Tom Watson is lucky that Kevin McCarthy represents the district next door. If he lived in the 22nd and not 23rd, it’s hard to see how Watson could outmatch the charisma of the Republican wunderkind from Bakersfield. Instead, McCarthy was lending a helping hand to congressional candidate Watson, fundraising for him at the Fess Parker DoubleTree Resort yesterday evening.

Last night was a scene from the dog days of the campaign season. The most enthusiastic donors had long since reached the campaign donation limit of $2,400 per person, the college-aged campaign volunteers were wrapping condensation-soaked napkins around their last few free bottles of imported beer before returning to 30-packs of Keystone Light cans, and only around half of the invitees who RSVPed showed up. Still, McCarthy roused his audience by offering up a pitch with more polish than an antique car show.

In only four years in the House of Representatives, McCarthy has wrangled himself the job of Chief Deputy Whip. On top of being top disciplinarian for House Republicans, he is also head of recruiting for the Republican National Congressional Committee. He said that when he is in Washington, he sleeps on an air mattress in his office so he can get back to his constituents in California as soon as his congressional business is over, that is, when he isn’t crisscrossing the country recruiting new House candidates.

In 2007, the Weekly Standard magazine dubbed McCarthy one of three Young Guns along with Eric Cantor of Virginia and Paul Ryan of Wisconsin, “a fast-on-its-feet campaign outfit to help GOP challengers win House seats.” When he first ran, he was more or less assured a House seat in a district that voted for President Bush by 64 percent in 2004. So he took his show on the road, campaigning and fundraising for fellow Republican candidates with great success.

Watson hopes that McCarthy’s golden touch will rub off on his campaign. The fundraiser was dubbed “Young Gun Supports Top Gun.” Watson, who graduated from the U.S. Naval Academy and the Navy’s elite fighter pilot training school, Top Gun, worried in his own short remarks that his two-year-old son would inherit a country in worse shape than the one his father lived in. Whatever he raised at the fundraiser would be added to a haul of just over $400,000, which is quite a feat for a Republican candidate in the 23rd.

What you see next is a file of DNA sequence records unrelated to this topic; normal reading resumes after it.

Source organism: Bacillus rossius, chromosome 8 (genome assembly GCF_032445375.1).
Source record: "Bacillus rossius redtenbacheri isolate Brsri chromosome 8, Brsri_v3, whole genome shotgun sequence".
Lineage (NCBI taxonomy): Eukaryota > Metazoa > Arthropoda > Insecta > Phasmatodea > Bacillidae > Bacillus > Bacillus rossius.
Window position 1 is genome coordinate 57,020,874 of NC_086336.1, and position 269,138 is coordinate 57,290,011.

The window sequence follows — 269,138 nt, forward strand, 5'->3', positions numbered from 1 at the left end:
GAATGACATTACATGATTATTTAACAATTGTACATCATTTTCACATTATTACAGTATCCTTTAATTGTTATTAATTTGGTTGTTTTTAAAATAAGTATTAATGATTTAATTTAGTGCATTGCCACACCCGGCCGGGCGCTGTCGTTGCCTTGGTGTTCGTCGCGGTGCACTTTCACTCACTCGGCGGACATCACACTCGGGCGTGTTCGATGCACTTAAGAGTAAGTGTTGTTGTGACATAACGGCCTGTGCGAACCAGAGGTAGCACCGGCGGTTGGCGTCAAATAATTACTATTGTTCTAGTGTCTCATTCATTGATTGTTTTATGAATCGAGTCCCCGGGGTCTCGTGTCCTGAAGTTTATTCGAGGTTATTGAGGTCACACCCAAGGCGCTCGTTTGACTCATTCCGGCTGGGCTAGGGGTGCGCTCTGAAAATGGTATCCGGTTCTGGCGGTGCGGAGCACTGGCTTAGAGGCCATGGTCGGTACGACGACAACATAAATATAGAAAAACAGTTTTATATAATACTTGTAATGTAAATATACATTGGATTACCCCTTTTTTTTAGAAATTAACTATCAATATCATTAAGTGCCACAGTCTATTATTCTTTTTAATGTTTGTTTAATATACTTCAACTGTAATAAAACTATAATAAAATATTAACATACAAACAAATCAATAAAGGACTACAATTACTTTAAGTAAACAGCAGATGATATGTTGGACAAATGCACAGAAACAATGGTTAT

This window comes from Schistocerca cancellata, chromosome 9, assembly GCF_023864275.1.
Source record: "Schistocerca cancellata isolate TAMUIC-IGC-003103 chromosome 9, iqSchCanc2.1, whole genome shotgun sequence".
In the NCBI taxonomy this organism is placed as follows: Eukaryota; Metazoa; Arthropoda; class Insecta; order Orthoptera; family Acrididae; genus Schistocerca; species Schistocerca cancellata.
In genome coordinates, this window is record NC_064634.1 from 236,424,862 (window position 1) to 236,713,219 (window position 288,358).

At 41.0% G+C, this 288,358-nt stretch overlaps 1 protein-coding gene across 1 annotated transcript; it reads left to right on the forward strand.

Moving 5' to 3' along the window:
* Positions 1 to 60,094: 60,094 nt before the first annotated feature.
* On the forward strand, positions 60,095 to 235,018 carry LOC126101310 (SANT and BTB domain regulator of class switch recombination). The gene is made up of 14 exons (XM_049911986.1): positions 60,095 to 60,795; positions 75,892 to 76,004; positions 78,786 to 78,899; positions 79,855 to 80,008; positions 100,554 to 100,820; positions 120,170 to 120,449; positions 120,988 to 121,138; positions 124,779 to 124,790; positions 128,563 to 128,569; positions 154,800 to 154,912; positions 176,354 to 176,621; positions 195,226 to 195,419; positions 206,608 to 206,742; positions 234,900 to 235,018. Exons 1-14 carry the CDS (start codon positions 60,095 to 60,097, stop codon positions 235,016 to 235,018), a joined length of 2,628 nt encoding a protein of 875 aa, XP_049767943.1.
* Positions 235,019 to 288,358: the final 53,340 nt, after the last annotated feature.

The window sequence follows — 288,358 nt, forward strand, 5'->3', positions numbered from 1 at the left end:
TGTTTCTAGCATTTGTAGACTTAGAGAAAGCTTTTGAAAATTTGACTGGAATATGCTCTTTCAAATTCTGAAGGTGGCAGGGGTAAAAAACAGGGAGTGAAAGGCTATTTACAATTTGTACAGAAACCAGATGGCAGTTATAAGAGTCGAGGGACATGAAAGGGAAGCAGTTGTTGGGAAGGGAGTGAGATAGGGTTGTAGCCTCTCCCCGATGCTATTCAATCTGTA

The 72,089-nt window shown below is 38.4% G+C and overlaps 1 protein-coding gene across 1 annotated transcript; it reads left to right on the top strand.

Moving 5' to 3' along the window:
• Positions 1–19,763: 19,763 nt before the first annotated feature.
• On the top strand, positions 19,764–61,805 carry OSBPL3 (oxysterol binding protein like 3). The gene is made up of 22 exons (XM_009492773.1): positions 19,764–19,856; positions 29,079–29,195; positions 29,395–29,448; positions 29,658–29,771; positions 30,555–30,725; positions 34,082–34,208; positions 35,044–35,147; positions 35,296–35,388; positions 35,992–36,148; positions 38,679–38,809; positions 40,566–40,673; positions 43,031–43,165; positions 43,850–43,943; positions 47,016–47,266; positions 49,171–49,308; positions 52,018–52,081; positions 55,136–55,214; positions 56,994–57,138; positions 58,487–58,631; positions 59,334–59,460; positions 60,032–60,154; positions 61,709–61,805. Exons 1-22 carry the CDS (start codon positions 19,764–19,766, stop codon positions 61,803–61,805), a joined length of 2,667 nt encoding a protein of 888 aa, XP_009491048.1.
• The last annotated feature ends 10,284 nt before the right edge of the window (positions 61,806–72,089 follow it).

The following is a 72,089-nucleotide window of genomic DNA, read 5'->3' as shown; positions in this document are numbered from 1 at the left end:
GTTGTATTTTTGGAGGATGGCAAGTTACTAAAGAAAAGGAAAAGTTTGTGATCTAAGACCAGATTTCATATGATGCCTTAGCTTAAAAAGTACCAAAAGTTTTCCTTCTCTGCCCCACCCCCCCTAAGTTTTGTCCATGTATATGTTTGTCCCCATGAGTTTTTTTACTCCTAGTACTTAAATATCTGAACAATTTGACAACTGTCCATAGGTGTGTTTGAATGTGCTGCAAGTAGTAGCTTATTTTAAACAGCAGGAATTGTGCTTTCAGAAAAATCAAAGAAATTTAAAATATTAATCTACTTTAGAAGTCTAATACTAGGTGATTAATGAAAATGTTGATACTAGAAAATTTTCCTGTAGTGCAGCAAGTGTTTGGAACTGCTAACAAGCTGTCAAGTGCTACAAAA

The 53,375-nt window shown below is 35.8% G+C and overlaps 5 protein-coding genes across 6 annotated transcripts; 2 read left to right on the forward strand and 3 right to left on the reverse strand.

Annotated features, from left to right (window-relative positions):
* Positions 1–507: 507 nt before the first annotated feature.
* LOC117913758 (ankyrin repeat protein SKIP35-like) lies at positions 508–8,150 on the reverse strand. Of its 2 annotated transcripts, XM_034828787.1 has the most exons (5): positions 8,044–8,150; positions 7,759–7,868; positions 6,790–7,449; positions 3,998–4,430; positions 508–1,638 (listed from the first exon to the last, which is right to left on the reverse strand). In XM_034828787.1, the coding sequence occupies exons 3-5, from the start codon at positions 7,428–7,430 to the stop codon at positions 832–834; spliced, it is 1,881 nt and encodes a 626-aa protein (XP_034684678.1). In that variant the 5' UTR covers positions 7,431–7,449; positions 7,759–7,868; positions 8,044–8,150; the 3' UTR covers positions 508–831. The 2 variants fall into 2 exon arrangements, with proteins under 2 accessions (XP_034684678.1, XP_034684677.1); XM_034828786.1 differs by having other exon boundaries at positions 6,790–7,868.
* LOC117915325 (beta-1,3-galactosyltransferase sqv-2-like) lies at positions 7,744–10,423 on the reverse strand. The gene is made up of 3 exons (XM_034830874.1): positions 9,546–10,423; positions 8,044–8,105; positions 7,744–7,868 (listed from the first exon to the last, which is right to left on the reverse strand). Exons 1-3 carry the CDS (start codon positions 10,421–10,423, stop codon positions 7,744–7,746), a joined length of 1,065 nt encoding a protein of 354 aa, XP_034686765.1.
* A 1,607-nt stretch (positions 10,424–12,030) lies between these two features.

During his speech, McCarthy said that when he applied to intern for his predecessor Bill Thomas while he was a student at Cal State Bakersfield, he was initially denied the job. “Today I have a job I couldn’t get an internship for,” said McCarthy with an aw shucks quality that belies his early political successes. According to the Weekly Standard’s 2007 profile of him, “Thirteen freshman Republicans were elected to the House in 2006 — a year that was extremely unkind to the party — and all have a debt to McCarthy.”

McCarthy shared additional details about his autobiography during his speech. His first entrepreneurial venture involved buying used cars at auction in Los Angeles and reselling them in Bakersfield, by his admission a questionably legal activity. He then opened a legitimate business at the age of 19, “where I didn’t expect government to bail me out,” he added.

Among McCarthy’s more recent accomplishments is co-authorship of a book along with Cantor and Ryan called Young Guns. The book lays out a GOP strategy for campaigning and governing. McCarthy shared some of his insight with his audience at the DoubleTree, suggesting that House incumbents are ripe for defeat after their fifth term in Washington after they start losing touch with their constituents, a process that is compounded by the attrition of hometown staffers who quit to start their own families and careers.

If that is true, then Lois Capps, who has served the 23rd District since 2003 (and the 22nd before that) is prime for plucking. Watson’s campaign manager, John Van Winkle, said that in a poll of voters who know who Watson and Capps are, Watson is ahead by 7 percent. Deciphering the meaning of that poll would require a poll of how many voters are actually informed, and the results of that poll might be too brutal for any candidate to bear.


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